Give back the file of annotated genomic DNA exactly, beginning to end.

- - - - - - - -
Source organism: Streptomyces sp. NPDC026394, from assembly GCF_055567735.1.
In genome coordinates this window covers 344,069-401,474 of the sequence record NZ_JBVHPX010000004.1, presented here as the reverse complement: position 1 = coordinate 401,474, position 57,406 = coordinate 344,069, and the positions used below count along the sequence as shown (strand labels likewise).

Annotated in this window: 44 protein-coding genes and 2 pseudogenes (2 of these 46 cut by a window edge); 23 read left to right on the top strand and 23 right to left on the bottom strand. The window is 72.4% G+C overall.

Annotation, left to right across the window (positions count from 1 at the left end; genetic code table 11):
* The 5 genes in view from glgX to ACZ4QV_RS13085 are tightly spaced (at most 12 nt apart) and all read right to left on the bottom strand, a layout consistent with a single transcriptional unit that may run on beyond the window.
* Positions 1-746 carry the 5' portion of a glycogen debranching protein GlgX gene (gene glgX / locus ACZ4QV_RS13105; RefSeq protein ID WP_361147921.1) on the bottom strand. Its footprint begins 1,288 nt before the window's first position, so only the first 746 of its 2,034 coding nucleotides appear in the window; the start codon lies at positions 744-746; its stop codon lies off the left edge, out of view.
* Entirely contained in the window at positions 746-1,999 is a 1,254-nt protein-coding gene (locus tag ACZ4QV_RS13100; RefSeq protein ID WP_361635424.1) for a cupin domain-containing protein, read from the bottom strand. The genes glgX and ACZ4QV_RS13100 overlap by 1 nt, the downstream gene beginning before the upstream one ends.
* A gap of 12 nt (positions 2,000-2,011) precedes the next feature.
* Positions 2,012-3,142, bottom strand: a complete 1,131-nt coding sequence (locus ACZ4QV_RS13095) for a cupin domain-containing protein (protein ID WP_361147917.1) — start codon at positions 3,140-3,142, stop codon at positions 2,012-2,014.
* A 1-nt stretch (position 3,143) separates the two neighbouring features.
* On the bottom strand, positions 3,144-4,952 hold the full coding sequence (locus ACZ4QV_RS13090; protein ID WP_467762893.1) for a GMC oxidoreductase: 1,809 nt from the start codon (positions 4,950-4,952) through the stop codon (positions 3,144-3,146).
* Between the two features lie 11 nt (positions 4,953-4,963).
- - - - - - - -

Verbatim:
Source organism: Streptomyces sp. NPDC026394, from assembly GCF_055567735.1.
In genome coordinates this window covers 344,069-401,474 of the sequence record NZ_JBVHPX010000004.1, presented here as the reverse complement: position 1 = coordinate 401,474, position 57,406 = coordinate 344,069, and the positions used below count along the sequence as shown (strand labels likewise).

Annotated in this window: 44 protein-coding genes and 2 pseudogenes (2 of these 46 cut by a window edge); 23 read left to right on the top strand and 23 right to left on the bottom strand. The window is 72.4% G+C overall.

Annotation, left to right across the window (positions count from 1 at the left end; genetic code table 11):
* The 5 genes in view from glgX to ACZ4QV_RS13085 are tightly spaced (at most 12 nt apart) and all read right to left on the bottom strand, a layout consistent with a single transcriptional unit that may run on beyond the window.
* Positions 1-746 carry the 5' portion of a glycogen debranching protein GlgX gene (gene glgX / locus ACZ4QV_RS13105; RefSeq protein ID WP_361147921.1) on the bottom strand. Its footprint begins 1,288 nt before the window's first position, so only the first 746 of its 2,034 coding nucleotides appear in the window; the start codon lies at positions 744-746; its stop codon lies off the left edge, out of view.
* Entirely contained in the window at positions 746-1,999 is a 1,254-nt protein-coding gene (locus tag ACZ4QV_RS13100; RefSeq protein ID WP_361635424.1) for a cupin domain-containing protein, read from the bottom strand. The genes glgX and ACZ4QV_RS13100 overlap by 1 nt, the downstream gene beginning before the upstream one ends.
* A gap of 12 nt (positions 2,000-2,011) precedes the next feature.
* Positions 2,012-3,142, bottom strand: a complete 1,131-nt coding sequence (locus ACZ4QV_RS13095) for a cupin domain-containing protein (protein ID WP_361147917.1) — start codon at positions 3,140-3,142, stop codon at positions 2,012-2,014.
* A 1-nt stretch (position 3,143) separates the two neighbouring features.
* On the bottom strand, positions 3,144-4,952 hold the full coding sequence (locus ACZ4QV_RS13090; protein ID WP_467762893.1) for a GMC oxidoreductase: 1,809 nt from the start codon (positions 4,950-4,952) through the stop codon (positions 3,144-3,146).
* Between the two features lie 11 nt (positions 4,953-4,963).